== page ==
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By Diana Diamond

Don’t keep information from the public

Uploaded: Apr 20, 2021

We have a city hall and police department transparency problem in Palo Alto that seems to be quietly but quickly expanding.

That’s because: City Manager Ed Shikada and City Attorney Molly Stump don’t particularly want the public to know what’s going on in city hall departments, including the police department, as they say in a recent report to the council’s Policies and Services Committee. By making an internal personnel problem public, there are problems, because, “discrimination, harassment and retaliation investigations can involve sensitive, embarrassing or upsetting incidents.”

They are not talking about these incidents affecting the public but rather hurting city employees and police officers. Yes, it seems that the manager and the attorney are there to protect city employees.

The council committee was discussing enlarging the scope of the investigations by its independent police auditing firm, the OIR group, headed by Michael Gennaco, who has conducted very thorough and fair investigations of the police department for years. At the meeting, while agreeing OIR has been with the city for a long time, Shikada warned that releasing too much investigative information to the public may have a “chilling effect” on employees including supervisors, according to a story in the Weekly by Gennady Sheyner. In the past, Gennaco’s reports which do become public, did not include the names of the individuals under investigation. The three council members on the committee wanted to expand Gennaco’s role.

Shikada and Stump said in their report that the dangers in releasing an independent police auditor (IPA) report might affect “witnesses from cooperating fully with investigators when their colleagues and supervisors may be implicated. These are the reasons that the City has not publicly reported on these matters to-date. (Italics mine.) While secondary review by the IPA offers some potential for additional insights, the risks to personal privacy and an effective and confidential human resources complaint system should be considered as well.”

In other words, the city manager and attorney are saying it is better to not allow Gennaco to investigate police conduct. They don’t want his findings released to the public.

I do.

The public needs to know about the conduct of police officers, and unusual conflicts between officers, especially racial problems.

Yet Shikada and Stump further said in their report, “If allegations, facts of the investigation and findings were to be publicly disclosed, individuals’ lives and careers could be impacted, and the effectiveness of the City’s complaint resolution system could be negatively impacted. The prospect of public reporting could discourage complainants from coming forward, or witnesses from cooperating fully with investigators when their colleagues and supervisors may be implicated. These are the reasons that the City has not publicly reported on these matters to-date.”

Interesting admission, particularly since the council has urged the police department and the city to become more transparency. Residents want to know what’s happening in their police department. But once HR is involved, personnel information never becomes public.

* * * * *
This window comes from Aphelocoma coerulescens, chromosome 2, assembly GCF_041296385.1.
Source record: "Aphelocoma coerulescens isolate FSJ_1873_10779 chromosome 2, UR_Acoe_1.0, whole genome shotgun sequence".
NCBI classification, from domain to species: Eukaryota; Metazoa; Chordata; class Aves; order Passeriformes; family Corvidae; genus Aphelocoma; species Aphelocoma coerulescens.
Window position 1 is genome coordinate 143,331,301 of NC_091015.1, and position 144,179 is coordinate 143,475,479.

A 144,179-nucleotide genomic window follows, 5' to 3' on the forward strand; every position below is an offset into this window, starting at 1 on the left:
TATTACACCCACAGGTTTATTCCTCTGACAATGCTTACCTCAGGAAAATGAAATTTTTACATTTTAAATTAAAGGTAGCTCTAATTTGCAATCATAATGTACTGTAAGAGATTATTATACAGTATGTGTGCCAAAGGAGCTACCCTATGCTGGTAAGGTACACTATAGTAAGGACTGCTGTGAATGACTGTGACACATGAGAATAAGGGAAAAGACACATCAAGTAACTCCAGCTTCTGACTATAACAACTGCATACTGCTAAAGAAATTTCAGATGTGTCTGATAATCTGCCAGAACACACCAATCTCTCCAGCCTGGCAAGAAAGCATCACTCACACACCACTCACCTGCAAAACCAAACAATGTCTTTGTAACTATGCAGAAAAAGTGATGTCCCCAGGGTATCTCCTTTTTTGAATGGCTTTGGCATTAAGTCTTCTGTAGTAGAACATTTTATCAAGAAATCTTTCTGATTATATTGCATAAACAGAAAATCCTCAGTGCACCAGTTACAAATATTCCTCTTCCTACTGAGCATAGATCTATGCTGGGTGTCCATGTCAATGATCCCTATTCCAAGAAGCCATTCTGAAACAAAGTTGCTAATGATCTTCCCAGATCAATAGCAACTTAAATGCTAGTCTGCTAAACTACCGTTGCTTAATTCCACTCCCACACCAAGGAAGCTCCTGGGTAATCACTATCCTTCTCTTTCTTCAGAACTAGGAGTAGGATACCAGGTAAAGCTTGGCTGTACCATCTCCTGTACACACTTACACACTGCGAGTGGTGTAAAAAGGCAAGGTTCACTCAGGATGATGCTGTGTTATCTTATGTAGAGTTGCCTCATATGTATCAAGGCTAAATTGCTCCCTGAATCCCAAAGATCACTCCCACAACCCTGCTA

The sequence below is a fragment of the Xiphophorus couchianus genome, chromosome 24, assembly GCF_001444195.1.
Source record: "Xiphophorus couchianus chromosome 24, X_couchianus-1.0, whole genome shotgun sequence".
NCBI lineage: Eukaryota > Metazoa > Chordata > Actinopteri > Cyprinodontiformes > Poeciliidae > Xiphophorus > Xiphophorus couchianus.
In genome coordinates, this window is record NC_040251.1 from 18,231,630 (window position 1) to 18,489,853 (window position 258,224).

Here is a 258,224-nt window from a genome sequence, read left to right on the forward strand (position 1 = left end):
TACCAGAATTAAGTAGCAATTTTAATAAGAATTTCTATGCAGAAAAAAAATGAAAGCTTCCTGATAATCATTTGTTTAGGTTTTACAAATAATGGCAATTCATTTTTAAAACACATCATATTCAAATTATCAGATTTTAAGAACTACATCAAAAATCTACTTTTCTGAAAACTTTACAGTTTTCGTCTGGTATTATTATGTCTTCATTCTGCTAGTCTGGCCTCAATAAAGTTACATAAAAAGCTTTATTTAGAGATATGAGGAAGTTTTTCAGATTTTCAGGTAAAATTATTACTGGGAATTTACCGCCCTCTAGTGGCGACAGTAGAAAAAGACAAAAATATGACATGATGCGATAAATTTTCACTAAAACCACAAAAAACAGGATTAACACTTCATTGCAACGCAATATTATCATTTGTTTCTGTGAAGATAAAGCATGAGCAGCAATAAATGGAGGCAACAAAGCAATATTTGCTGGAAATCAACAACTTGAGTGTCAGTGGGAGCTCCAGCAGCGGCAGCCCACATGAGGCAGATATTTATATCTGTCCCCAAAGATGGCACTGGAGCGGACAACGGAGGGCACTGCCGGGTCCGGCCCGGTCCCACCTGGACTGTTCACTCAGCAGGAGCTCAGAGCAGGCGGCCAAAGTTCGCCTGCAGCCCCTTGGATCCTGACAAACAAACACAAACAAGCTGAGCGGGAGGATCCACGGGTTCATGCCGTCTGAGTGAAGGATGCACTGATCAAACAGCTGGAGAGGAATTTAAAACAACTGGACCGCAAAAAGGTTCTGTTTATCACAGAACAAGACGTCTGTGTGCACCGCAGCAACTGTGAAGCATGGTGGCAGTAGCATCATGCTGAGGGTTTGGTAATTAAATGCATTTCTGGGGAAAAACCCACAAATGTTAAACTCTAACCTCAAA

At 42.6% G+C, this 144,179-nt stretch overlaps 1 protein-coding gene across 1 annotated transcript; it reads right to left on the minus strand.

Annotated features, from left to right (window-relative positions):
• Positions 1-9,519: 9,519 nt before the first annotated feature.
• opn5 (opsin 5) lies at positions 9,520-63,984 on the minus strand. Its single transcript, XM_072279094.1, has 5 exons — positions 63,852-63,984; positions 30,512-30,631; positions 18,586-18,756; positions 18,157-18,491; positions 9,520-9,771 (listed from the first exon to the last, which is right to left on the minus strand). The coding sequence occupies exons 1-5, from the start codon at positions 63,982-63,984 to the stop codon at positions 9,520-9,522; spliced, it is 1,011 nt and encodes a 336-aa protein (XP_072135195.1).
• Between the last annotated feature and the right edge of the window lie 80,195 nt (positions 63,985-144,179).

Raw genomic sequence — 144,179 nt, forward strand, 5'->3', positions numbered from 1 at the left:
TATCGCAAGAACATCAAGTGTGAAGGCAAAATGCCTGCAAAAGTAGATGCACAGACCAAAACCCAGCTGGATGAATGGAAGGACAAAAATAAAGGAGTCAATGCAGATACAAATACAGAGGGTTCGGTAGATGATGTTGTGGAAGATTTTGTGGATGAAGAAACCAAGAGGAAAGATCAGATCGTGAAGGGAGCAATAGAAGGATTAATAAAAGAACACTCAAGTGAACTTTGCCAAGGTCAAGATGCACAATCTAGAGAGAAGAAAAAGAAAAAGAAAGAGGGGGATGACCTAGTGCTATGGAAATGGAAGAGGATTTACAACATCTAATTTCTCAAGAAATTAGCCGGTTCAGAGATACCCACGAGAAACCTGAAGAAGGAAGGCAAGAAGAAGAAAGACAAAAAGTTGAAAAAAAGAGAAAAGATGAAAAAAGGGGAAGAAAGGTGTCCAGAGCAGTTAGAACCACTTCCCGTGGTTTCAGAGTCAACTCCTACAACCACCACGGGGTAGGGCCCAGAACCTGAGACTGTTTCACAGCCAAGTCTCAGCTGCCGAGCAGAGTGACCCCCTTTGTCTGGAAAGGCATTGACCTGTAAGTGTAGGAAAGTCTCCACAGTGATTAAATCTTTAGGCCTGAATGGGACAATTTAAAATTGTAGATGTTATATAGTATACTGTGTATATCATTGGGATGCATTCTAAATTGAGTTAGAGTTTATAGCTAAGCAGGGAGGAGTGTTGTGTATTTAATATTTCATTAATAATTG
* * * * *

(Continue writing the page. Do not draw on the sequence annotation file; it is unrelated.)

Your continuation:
This limitation of OIR’s scope of investigations first occurred in 2019, when Shikada and Stump asked the council to approve changes in what OIR can look into. From now on, they said, all police personal conflicts (police officer v. police office) would go to HR for investigation. Two council members assured me at the time that these were minor changes, because Molly Stump told them they were. I argued they were major changes, because once in HR, a police dispute would never be made public That was about the time that the OIR was reviewing Capt. Zach Perron, who was accused of calling a black officer a “n…”. So, the OIR investigation was never released and we still don’t know anything more about this 2014 incident.

Needless to point out, this is OUR city, and the city manager, city attorney and city staff and police are ultimately working for us. We residents have said repeatedly we want more transparency in our city.

I did not see that idea addressed in the report from Shikada and Stump.

All this comes on the heels of the encryption problem. Police Chief Jonsen ordered all police radio transmissions to stop because they may contain private information. That issue has not been resolved. (See my previous blog on this.) And the police department still refuses to answer any questions from the press. A reporter is required to submit a question in writing and a response will occur within 24 hours. That’s the opposite of transparency.

Police radio transmissions have been with us for years – without any major problems. My husband wanted to watch “The Asphalt Jungle” Sunday night – a 1950s cops-and-robbers thriller. Near the end the police chief is showing some friends the four radio transmission channels in his office that is reporting live all the conversations between the dispatchers and the police. Then the chief switched each channel off one by one. See, the he said sadly, now the public gets no news at all.

And that’s my point, echoing an old movie dialogue. City officials can’t go around saying letting a police investigator analyze police internal problems can’t be allowed d because it will hurt city employees.

No, they have it backward. It will hurt the public if we have little or no knowledge of what’s happening at city hall – and chip away at our local democracy.